There was also some online discussion around Diamond’s chapter and the anticipation of problems. Schaverien outlined that this was perhaps one aspect many students had, importantly, picked up on, and was different to problem-solving (or problem-framing) (L. Schaverien, online discussion, 4/8/2007). In a teaching ‘practice’ sense, I’d call this practice-based; that which is current. My comment about creating new spaces for learning and change perhaps relates more to practice-led notions of development [an example], or a form of ‘praxis’ as described by Bruner, but also illustrates that we perhaps need to remain critically aware of the cultural conventions that manifest in these spaces as well.

‘By entering such a community, you have entered not only upon a set of conventions of praxis but upon a way of exercising intelligence’ (Bruner p.154). My question then is, how do we engage in learning, as educators, and involve our bodies as well, so that we can practice what we preach to other learners? (M. O’Connell, online discussion, 12/08/2007)

To conclude, this is just the beginning. I have been invited into the subject learning space to develop my questioning further, and in relation to past learners who present us with models, as possibilities of understanding and practice. I’ve entered a liminal space that feels unstable and uncertain, but in keeping an open mind I trust that teachers and learners (as we all are in many ways) will help keep this learning space safe enough for me to explore these questions further.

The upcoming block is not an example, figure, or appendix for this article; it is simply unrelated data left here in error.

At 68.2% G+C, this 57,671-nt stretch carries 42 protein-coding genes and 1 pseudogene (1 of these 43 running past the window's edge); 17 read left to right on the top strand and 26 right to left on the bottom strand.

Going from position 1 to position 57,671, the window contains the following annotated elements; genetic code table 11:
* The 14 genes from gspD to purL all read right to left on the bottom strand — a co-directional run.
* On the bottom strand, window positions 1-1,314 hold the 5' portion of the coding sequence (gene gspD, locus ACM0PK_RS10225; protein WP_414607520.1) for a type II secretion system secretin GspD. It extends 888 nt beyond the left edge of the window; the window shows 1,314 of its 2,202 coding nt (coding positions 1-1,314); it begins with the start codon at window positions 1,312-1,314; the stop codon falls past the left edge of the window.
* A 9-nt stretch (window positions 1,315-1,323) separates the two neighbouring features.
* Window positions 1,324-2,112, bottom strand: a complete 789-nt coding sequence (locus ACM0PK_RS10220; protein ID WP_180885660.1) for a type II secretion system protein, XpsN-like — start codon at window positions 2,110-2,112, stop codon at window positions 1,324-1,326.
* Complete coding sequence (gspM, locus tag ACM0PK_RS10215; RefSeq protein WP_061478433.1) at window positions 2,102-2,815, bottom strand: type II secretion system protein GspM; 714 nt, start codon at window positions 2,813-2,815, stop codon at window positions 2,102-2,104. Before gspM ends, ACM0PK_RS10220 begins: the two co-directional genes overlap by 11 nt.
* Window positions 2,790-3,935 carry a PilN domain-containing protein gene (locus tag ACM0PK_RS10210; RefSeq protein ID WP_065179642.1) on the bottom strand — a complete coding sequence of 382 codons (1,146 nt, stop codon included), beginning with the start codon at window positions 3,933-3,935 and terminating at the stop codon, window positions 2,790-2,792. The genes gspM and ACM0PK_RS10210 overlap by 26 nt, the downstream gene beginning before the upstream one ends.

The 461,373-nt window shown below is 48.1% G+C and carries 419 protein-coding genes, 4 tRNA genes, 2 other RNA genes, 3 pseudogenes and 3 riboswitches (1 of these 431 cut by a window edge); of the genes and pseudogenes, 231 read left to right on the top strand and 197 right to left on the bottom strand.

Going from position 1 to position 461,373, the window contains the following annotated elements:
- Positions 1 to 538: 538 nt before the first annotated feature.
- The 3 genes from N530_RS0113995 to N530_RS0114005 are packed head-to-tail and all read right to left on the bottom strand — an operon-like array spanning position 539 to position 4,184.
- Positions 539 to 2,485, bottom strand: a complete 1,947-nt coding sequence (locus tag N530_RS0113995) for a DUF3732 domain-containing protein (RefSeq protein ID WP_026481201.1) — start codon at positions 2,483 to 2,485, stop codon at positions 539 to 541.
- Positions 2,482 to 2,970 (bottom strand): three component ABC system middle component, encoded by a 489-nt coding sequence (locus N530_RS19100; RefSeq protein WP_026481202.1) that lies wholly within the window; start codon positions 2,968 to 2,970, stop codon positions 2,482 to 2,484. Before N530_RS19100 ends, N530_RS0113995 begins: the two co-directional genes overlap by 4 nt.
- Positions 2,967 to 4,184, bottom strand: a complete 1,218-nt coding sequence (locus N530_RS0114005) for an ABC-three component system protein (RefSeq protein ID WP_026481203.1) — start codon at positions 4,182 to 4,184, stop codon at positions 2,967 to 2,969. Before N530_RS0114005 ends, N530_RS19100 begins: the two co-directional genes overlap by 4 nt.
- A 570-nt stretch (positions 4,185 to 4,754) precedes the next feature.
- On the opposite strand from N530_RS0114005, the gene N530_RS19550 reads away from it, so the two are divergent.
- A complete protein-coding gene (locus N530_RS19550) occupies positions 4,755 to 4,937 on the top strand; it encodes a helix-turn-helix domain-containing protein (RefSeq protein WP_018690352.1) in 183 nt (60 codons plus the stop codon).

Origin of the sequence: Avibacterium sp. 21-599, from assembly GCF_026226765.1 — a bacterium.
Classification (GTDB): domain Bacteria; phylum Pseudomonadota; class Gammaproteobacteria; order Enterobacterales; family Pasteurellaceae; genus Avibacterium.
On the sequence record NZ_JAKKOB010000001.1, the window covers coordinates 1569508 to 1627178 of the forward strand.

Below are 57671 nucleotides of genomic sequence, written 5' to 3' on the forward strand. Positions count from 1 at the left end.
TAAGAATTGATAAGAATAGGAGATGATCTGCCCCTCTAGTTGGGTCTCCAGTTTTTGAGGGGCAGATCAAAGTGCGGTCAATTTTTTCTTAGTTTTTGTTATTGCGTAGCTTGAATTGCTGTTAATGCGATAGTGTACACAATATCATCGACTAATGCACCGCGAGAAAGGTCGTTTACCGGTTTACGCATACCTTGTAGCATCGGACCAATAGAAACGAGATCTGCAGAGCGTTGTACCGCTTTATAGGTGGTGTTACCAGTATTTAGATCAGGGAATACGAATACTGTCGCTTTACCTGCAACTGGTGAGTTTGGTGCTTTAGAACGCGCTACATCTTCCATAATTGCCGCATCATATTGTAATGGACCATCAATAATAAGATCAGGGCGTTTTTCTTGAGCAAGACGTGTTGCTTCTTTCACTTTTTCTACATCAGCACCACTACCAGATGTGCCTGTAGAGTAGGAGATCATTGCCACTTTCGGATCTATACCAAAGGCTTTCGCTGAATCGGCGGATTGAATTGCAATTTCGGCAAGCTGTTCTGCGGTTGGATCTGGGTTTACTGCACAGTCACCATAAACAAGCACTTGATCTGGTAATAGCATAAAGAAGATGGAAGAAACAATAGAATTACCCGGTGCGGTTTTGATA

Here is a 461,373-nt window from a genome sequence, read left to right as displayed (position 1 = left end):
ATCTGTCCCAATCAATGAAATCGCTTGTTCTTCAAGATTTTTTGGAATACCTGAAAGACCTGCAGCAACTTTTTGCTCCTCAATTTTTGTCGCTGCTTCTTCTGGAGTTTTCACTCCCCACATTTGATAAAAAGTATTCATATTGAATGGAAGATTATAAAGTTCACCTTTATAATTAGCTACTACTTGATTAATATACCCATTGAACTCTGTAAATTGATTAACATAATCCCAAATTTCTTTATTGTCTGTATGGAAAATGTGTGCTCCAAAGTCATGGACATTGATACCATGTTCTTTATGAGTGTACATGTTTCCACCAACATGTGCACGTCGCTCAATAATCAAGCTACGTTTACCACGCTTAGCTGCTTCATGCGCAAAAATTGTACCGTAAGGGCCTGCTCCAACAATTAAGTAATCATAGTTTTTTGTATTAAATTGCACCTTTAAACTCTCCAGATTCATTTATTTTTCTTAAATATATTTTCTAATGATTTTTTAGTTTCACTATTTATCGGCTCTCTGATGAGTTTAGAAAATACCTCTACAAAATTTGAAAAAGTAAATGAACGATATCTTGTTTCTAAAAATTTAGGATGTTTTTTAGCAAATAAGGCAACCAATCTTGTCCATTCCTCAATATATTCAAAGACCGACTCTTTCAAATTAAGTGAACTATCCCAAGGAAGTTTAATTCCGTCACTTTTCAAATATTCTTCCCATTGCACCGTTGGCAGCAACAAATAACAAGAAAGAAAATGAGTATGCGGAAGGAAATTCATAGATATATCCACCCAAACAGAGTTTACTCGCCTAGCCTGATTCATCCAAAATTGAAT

Ferlinghetti art

Bruner, J. (1996). Knowing as doing. In J. Bruner (1996). The culture of education (pp.150-159). Cambridge, Mass: Harvard University Press.
Diamond, J. (2005). Why do some societies make disastrous decisions? In J. Diamond (2005). Collapse: How societies choose to fail or survive (pp. 419-440). London: Penguin Books.
Harre, R. (2006). The developmentalists. In R. Harre (2006). Key thinkers in psychology (pp.25-44). London: Sage.
Minsky, M. (2006). Attachments and goals. In M. Minsky (2006). The emotion machine: Commonsense thinking, artificial intelligence and the future of the human mind (pp. 36-65). NY: Simon and Schuster.
Moghaddam, F.M. (2005). Stage models of development. In F.M. Moghaddam (2005). Great ideas in psychology: A cultural and historical introduction (pp. 131-149). Oxford: One World Publications.
Schaverien, L. (2007). An introduction to a (biologically based) generative view of learning. Working paper, 2007.1.

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In the pipeline: musings on innovation and evaluation

Design is in everything we make, but it’s also between those
things. It’s a mix of craft, science, storytelling, propaganda, and
Erik Adigard